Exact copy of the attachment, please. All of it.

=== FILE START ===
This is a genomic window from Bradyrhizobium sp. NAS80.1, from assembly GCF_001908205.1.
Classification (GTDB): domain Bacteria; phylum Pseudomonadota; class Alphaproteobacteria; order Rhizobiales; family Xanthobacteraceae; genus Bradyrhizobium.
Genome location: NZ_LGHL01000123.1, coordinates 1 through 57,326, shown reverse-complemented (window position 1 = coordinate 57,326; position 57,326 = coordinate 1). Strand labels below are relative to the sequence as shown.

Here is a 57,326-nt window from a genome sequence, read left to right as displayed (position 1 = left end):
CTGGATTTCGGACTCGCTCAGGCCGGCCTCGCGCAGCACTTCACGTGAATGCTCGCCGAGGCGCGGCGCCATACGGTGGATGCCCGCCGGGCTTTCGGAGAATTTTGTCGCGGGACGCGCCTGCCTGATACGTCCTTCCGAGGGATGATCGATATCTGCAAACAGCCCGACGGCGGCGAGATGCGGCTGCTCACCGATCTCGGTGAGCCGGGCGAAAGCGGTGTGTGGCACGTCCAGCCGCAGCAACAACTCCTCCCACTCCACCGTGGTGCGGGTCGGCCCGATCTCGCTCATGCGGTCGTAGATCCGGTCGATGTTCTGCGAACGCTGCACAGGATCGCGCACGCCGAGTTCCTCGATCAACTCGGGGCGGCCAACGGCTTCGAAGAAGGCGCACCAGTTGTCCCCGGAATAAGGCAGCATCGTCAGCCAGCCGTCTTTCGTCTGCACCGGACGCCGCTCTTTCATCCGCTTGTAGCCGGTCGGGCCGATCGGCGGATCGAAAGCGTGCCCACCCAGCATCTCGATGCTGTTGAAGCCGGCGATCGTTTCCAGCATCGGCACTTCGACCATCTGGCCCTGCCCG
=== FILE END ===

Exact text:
This is a genomic window from Bradyrhizobium sp. NAS80.1, from assembly GCF_001908205.1.
Classification (GTDB): domain Bacteria; phylum Pseudomonadota; class Alphaproteobacteria; order Rhizobiales; family Xanthobacteraceae; genus Bradyrhizobium.
Genome location: NZ_LGHL01000123.1, coordinates 1 through 57,326, shown reverse-complemented (window position 1 = coordinate 57,326; position 57,326 = coordinate 1). Strand labels below are relative to the sequence as shown.

Here is a 57,326-nt window from a genome sequence, read left to right as displayed (position 1 = left end):
CTGGATTTCGGACTCGCTCAGGCCGGCCTCGCGCAGCACTTCACGTGAATGCTCGCCGAGGCGCGGCGCCATACGGTGGATGCCCGCCGGGCTTTCGGAGAATTTTGTCGCGGGACGCGCCTGCCTGATACGTCCTTCCGAGGGATGATCGATATCTGCAAACAGCCCGACGGCGGCGAGATGCGGCTGCTCACCGATCTCGGTGAGCCGGGCGAAAGCGGTGTGTGGCACGTCCAGCCGCAGCAACAACTCCTCCCACTCCACCGTGGTGCGGGTCGGCCCGATCTCGCTCATGCGGTCGTAGATCCGGTCGATGTTCTGCGAACGCTGCACAGGATCGCGCACGCCGAGTTCCTCGATCAACTCGGGGCGGCCAACGGCTTCGAAGAAGGCGCACCAGTTGTCCCCGGAATAAGGCAGCATCGTCAGCCAGCCGTCTTTCGTCTGCACCGGACGCCGCTCTTTCATCCGCTTGTAGCCGGTCGGGCCGATCGGCGGATCGAAAGCGTGCCCACCCAGCATCTCGATGCTGTTGAAGCCGGCGATCGTTTCCAGCATCGGCACTTCGACCATCTGGCCCTGCCCG